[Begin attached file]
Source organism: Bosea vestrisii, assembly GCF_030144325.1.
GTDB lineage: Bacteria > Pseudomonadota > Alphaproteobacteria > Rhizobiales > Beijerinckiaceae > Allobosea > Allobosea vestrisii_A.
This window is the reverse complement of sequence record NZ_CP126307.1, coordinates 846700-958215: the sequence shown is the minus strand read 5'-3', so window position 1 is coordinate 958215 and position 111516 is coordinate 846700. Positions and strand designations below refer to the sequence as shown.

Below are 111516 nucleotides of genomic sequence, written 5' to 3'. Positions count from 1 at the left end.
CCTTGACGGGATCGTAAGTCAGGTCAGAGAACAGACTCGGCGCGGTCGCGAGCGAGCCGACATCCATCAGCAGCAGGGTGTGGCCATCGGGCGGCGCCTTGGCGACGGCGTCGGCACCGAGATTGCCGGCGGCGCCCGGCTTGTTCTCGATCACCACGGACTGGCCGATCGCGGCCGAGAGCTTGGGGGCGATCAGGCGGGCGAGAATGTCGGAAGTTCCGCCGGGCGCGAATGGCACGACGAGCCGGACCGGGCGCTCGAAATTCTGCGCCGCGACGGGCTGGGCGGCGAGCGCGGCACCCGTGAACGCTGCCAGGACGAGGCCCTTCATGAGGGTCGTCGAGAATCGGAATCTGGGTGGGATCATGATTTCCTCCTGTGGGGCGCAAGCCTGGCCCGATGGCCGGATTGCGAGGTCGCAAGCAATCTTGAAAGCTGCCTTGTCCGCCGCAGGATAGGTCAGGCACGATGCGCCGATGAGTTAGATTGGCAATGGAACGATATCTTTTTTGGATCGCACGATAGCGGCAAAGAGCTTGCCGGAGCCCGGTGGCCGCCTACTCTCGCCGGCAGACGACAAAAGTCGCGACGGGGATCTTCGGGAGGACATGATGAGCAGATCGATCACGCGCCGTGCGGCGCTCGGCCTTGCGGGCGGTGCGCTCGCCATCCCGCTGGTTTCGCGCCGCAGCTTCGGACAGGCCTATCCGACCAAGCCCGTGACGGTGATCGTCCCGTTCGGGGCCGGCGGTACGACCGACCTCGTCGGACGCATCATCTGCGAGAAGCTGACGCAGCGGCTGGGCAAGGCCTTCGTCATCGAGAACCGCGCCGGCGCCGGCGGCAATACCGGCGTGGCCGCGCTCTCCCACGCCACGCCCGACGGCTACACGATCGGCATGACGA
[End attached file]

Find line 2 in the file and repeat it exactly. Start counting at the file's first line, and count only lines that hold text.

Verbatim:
GTDB lineage: Bacteria > Pseudomonadota > Alphaproteobacteria > Rhizobiales > Beijerinckiaceae > Allobosea > Allobosea vestrisii_A.